Written by: Cally Worden
Cystic fibrosis is a genetic disease that interferes with the movement of salt among certain cells in the body. It is a life-threatening condition that results in the production of thick secretions in the form of salty sweat, heavy and sticky mucus, and viscous digestive juices. The movement of these secretions around the body can cause the lungs and digestive systems to clog-up. This can lead to breathing difficulties, and the inability of the body to absorb the necessary nutrients from food. As havens for bacteria, these secretions can also cause lung infections and growth problems.
Signs and Symptoms
Newborn screening can detect cystic fibrosis, and if there is a family history then pre-natal genetic testing can diagnose it in the womb. In the absence of a pre-emptive diagnosis there are signs and symptoms that develop in most babies and young children suffering from the disease, and these include:
- Regular chesty coughing and wheezing, with the rattle of mucus in the lungs
- Lung infections such as bronchitis or pneumonia
- Shortness of breath
- Slow growth, despite a healthy appetite
- Frequent, large and loose bowel movements, that may appear greasy
- Bloating and stomach pain
- Salty skin and excess sweating
- Meconium ileus – a condition where the meconium that is usually expelled by a baby in the first few days after birth gets stuck in the intestines
The majority of cases of cystic fibrosis are diagnosed before the age of three, but around 10% go undetected into adulthood. Rarely seen in Asian babies, cystic fibrosis affects around 1 in 3000 white children, and around 1 in 15000 youngsters of African descent.
Diagnosis and Treatments
The most common method of diagnosis is a ‘Sweat Test’. The drug pilocarpine is used to stimulate sweat from an area on the arm, which is then swabbed and tested for the level of salt it contains. Elevated levels are a strong indicator of the disease. Further confirmation can be obtained via genetic tests from blood and saliva, or chest x-rays.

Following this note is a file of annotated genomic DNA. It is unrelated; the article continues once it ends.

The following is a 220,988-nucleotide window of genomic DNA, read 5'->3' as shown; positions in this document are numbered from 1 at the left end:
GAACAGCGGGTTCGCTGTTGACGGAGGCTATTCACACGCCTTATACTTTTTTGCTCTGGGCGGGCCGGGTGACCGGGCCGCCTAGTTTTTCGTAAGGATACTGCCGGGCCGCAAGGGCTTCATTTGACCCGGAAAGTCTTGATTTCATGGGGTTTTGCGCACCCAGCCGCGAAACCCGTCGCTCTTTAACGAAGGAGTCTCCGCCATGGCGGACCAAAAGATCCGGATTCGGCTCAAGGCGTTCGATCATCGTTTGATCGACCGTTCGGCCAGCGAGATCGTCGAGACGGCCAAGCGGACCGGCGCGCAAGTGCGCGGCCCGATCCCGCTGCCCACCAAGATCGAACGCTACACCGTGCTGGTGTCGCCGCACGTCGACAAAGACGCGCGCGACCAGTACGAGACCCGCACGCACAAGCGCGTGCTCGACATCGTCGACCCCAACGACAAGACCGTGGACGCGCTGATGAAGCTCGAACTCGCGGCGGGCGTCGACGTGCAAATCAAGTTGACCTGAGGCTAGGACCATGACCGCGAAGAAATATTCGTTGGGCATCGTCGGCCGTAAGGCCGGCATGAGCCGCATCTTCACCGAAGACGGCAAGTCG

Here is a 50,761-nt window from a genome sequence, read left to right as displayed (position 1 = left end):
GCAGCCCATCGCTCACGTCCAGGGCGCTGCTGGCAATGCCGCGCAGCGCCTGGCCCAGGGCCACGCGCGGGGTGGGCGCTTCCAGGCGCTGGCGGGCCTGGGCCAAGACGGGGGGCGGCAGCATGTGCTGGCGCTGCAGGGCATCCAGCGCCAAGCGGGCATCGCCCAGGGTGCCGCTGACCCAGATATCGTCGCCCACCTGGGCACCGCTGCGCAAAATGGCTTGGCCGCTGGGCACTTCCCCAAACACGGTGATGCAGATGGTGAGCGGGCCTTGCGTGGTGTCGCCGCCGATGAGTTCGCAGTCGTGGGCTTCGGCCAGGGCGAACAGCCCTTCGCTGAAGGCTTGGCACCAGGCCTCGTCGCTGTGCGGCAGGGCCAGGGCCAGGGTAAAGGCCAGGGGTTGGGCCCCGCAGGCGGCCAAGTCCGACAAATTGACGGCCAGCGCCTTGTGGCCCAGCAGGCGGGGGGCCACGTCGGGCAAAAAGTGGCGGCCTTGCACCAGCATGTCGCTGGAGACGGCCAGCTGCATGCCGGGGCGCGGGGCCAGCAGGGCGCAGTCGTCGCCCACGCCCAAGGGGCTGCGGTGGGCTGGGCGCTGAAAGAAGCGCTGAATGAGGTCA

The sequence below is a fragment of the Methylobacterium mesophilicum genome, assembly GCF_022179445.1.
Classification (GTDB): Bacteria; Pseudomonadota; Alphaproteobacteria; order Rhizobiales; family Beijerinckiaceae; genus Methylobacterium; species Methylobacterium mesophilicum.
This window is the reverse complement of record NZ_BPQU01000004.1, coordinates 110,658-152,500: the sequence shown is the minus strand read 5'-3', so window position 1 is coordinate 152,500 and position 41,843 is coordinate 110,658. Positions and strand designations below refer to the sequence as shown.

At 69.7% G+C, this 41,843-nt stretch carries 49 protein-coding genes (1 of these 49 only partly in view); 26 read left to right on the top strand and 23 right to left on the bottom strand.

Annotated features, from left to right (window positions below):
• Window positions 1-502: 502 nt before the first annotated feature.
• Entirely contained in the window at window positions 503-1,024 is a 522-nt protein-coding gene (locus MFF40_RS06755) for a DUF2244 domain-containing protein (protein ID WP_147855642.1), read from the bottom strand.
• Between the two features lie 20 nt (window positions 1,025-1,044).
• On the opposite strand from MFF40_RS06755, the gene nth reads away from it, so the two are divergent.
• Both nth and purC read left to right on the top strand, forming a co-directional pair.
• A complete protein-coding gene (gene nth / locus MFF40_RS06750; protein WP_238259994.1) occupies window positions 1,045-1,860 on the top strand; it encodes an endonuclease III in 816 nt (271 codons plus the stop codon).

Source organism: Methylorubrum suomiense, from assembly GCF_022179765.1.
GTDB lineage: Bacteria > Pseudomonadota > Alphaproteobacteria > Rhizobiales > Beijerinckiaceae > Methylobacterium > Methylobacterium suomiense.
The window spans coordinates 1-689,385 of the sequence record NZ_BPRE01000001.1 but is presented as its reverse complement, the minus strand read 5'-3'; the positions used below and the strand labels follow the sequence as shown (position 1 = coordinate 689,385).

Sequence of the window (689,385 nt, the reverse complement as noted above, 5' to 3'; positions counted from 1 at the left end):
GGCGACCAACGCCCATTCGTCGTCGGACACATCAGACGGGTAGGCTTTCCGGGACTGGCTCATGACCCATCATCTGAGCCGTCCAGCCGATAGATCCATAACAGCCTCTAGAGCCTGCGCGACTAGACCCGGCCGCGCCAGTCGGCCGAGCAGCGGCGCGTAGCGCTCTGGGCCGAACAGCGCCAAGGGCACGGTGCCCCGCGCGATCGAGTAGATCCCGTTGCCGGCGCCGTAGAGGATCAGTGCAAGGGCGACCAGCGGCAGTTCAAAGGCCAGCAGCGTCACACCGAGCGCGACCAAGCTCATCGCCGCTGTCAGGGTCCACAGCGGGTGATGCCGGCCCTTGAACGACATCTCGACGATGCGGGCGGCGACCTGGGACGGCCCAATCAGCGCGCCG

The condition can be mild or severe, and come and go in intensity. Initial treatments are best administered in a controlled medical environment, but once parents have learned what is required most children are able to live comfortably at home. Regular visits to the doctor ensure that the treatment path is carefully monitored and stays on track.
Primary treatments include anti-infection medication, and other drugs to help break down the mucus in the lungs, and reduce inflammation that can occur there. Parents are also shown how to thump their child’s chest to loosen lung mucus, and this may need to be done several times each day. A pancreatic enzyme supplement may also be prescribed to aid digestion, along with a nutritional supplement if it is thought necessary.
In severe cases parents may need, on occasion, to provide their child with oxygen to assist with breathing difficulties.
New treatments are under review and being tested all the time.
There is no cure for cystic fibrosis. Treatments have, however, been found to be very effective in not only prolonging life, but also in improving the quality of life for sufferers. Early diagnosis increases the effectiveness of the treatments available. Most sufferers are able to lead a relatively normal life, attending school and engaging in many standard childhood activities.
With early detection and the regular application of treatments the prognosis for cystic fibrosis sufferers is good. Medical advances continue to expand life expectancy. As little time ago as the 1980s, the average life expectancy for a child with the disease was just 14 years of age. Today this figure has risen to 40 years of age, or even 50 in less severe cases where the function of the pancreas is not affected. Clearly, these figures rely on sufferers experiencing no additional medical complications, but the prognosis in most cases is one embraced with optimism and hope.